Why didn’t “Democratic” voters vote? Here’s the REAL Answer

I’m going to try to make this short and sweet. Knowing me, good luck with that, right?

No final numbers have been released, but turnout for the 2014 election has been estimated to be just under 38%. Again. And, true to form, in the five days since that debacle, I have been bombarded with “analyses” from progressive media outlets like blogs and podcasts. They are all longing to explain for me why “Democrats” didn’t show up at the polls. There are sooooo many reasons being proffered, it’s amazing. Here are some of the most popular:

  • Democrats didn’t have a cohesive “message.”
  • Democrats didn’t “motivate” the “Democratic base” to show up and vote.
  • Democrats “shunned” President Obama and the Democratic record.
  • Gerrymandering was successful.

Dozens of “reasons” (excuses) have been proferred; these are just the most common. And all are bullshit, especially the four above. These heady analyses” demonstrate absolutely no concept of the political process and how it works, and likely spend most of their time behind a keyboard, and not analyzing anything that actually happened. I’m going to make quick work of the above:

  • In any election, there are 435 House races and 33-34 Senate races, and candidates running to represent diverse states and districts. That means the “cohesive message” is going to be very general and abstract, like “hope and change” or “Democrats are better at government.” The national Democratic Party proffered those themes very well.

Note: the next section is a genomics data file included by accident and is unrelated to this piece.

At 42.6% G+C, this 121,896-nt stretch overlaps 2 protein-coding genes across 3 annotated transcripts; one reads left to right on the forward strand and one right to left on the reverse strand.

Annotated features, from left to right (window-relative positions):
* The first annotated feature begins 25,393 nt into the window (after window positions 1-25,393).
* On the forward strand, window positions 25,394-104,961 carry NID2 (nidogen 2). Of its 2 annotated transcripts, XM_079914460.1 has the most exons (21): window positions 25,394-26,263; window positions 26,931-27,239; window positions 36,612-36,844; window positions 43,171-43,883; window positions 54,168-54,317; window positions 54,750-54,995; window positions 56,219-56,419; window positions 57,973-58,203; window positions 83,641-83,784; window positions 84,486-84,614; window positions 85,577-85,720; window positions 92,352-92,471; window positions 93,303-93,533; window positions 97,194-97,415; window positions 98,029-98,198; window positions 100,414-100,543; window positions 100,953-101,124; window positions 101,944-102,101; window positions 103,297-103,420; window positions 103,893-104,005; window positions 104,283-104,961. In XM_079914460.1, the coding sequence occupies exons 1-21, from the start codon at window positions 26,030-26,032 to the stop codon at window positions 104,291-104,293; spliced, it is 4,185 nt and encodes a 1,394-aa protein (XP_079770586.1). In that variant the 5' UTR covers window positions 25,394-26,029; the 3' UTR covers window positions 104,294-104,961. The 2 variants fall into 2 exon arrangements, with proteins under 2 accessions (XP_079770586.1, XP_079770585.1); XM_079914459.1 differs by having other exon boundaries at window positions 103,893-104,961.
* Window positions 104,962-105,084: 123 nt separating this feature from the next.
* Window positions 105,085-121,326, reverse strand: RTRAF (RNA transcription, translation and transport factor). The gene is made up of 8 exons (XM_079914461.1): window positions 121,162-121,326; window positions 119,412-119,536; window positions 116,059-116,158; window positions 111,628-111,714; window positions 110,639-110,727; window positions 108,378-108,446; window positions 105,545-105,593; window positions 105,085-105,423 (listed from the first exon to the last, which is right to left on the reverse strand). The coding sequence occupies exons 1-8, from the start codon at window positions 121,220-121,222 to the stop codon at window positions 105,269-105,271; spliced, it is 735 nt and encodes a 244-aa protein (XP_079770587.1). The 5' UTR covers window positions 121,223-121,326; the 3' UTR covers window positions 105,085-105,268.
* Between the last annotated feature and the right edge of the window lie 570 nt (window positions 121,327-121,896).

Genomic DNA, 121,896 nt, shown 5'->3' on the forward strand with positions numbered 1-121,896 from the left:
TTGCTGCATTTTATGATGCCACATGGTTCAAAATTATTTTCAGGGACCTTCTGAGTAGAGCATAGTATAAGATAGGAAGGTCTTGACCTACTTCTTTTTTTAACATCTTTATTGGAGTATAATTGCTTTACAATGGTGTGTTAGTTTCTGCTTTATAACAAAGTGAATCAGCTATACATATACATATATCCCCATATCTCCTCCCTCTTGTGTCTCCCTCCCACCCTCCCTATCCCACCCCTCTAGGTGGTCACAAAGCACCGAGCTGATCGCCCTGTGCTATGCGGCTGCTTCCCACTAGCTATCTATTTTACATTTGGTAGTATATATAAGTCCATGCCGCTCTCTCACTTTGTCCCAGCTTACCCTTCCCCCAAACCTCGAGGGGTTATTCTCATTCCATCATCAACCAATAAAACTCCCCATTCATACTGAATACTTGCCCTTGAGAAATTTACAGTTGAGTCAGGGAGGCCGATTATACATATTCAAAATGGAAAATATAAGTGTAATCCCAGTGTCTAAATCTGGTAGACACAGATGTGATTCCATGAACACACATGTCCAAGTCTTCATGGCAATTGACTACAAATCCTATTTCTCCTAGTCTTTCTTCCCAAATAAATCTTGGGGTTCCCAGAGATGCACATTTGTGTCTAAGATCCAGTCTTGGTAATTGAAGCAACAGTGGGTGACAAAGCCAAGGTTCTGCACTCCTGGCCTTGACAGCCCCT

• First of all, who says the “base” didn’t show up? I haven’t seen any actual analyses of exit polls showing that. Those take months to come up with. No one has that information the first few days after the election. Second of all, define “the base.” Not only are the professional left not part of the Democratic base, they don’t understand what a base is. If you’re part of the “Democratic base,” you don’t need external “motivation” to vote. If you’re a progressive, and you need motivation to show up and vote Democratic, well, your problem is obvious. You’re not part of any “base.”
  • Only a few red state Democrats “shunned” Obama or Democrats. Most Democrats embraced him and his record in their districts and states, and the only ones who did not were in Republican-majority states where Obama has an approval rating below 35%. Also, might I point out that most Democrats actually won on Tuesday? Some Democrats who embraced Obama lost big, but I would never make the illogical leap that their “Obama-embracing” was the reason. The fact is, Obama wasn’t an issue in this campaign, until ONE professional left darling candidate openly dissed Obama. Then, the outrage machine went into overdrive.
  • Until you get turnout up to at least 60%, blaming “gerrymandering” for anything demonstrates the height of cluelessness. Comparing a percentage of the popular vote with the number of races won, without factoring in numerous other numbers demonstrates nothing more than a startling lack of knowledge of how statistics work.

None of these are valid reasons why people stay home on election day. I’ve been studying this for a long time, and the reasons are a little more basic and easy to figure out. And they’re mostly the fault of progressives. I hate it as much as you do, but it’s true. The electorate depends on us to tell them the truth, and we don’t know that very well.